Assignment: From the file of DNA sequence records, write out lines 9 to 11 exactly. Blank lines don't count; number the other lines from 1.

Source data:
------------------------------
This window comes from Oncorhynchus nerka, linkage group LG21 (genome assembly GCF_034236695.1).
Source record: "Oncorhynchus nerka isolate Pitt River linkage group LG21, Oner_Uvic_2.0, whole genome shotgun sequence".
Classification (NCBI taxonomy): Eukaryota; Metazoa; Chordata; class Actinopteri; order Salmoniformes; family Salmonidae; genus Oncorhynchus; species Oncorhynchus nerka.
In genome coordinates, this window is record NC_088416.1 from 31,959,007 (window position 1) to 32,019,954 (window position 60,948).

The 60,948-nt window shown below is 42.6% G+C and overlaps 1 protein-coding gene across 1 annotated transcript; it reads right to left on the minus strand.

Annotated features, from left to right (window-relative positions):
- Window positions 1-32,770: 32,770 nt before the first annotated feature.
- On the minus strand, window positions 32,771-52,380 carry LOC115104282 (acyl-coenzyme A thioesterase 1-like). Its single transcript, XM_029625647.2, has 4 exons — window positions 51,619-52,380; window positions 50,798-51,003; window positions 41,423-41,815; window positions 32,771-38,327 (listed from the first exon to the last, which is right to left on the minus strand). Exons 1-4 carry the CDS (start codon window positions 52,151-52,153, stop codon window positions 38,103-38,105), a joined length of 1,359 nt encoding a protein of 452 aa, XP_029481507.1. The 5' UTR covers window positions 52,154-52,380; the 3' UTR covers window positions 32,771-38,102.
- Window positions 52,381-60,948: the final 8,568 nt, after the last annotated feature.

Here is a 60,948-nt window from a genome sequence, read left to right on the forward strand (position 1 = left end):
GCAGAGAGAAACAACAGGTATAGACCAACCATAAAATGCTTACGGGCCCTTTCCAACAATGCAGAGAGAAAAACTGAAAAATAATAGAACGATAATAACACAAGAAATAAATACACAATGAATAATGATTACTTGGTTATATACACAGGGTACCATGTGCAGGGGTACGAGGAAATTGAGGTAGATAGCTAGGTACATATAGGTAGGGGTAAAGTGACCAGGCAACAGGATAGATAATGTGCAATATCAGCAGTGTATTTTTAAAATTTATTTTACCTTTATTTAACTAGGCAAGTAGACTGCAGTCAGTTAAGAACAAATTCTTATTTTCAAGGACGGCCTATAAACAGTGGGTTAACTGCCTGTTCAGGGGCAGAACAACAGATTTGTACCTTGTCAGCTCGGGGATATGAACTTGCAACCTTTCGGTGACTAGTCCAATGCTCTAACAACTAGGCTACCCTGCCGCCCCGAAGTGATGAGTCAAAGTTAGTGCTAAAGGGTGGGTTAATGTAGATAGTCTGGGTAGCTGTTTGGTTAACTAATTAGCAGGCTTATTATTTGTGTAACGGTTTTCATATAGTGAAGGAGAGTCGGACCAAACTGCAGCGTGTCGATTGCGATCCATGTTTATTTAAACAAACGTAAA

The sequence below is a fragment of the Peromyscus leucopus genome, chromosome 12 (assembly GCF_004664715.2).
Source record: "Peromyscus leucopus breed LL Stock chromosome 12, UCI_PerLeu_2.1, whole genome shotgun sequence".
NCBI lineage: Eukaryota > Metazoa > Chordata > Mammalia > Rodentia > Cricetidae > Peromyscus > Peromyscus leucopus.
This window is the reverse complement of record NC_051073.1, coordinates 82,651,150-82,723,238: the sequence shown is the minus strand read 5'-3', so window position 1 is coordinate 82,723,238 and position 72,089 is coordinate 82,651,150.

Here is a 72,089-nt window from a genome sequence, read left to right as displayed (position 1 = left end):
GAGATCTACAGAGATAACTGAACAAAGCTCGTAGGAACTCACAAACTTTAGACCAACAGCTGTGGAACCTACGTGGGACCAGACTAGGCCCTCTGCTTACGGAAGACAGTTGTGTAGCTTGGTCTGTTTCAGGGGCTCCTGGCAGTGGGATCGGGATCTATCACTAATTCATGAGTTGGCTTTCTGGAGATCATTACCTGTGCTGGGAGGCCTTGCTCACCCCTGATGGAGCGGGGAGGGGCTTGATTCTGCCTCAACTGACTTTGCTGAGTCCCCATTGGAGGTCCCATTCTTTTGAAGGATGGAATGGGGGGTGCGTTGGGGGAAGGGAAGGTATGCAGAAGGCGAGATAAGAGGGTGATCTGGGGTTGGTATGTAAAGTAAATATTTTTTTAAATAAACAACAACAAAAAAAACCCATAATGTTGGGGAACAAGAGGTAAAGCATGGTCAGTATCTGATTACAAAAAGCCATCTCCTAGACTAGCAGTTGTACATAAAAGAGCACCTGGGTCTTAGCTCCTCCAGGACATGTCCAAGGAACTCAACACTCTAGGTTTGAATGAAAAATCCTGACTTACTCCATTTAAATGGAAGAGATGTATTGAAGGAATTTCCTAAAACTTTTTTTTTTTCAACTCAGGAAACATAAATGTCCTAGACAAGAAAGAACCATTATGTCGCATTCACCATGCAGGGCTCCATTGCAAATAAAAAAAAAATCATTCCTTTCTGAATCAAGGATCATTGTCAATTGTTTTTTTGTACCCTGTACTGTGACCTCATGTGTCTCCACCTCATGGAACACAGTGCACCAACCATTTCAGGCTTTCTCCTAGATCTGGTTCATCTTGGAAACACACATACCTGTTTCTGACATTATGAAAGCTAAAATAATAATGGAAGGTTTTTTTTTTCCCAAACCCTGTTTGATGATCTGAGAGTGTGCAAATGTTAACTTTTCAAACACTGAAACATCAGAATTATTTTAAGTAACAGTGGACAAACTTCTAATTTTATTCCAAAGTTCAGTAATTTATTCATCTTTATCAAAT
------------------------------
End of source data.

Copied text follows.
- Window positions 52,381-60,948: the final 8,568 nt, after the last annotated feature.

Here is a 60,948-nt window from a genome sequence, read left to right on the forward strand (position 1 = left end):
GCAGAGAGAAACAACAGGTATAGACCAACCATAAAATGCTTACGGGCCCTTTCCAACAATGCAGAGAGAAAAACTGAAAAATAATAGAACGATAATAACACAAGAAATAAATACACAATGAATAATGATTACTTGGTTATATACACAGGGTACCATGTGCAGGGGTACGAGGAAATTGAGGTAGATAGCTAGGTACATATAGGTAGGGGTAAAGTGACCAGGCAACAGGATAGATAATGTGCAATATCAGCAGTGTATTTTTAAAATTTATTTTACCTTTATTTAACTAGGCAAGTAGACTGCAGTCAGTTAAGAACAAATTCTTATTTTCAAGGACGGCCTATAAACAGTGGGTTAACTGCCTGTTCAGGGGCAGAACAACAGATTTGTACCTTGTCAGCTCGGGGATATGAACTTGCAACCTTTCGGTGACTAGTCCAATGCTCTAACAACTAGGCTACCCTGCCGCCCCGAAGTGATGAGTCAAAGTTAGTGCTAAAGGGTGGGTTAATGTAGATAGTCTGGGTAGCTGTTTGGTTAACTAATTAGCAGGCTTATTATTTGTGTAACGGTTTTCATATAGTGAAGGAGAGTCGGACCAAACTGCAGCGTGTCGATTGCGATCCATGTTTATTTAAACAAACGTAAA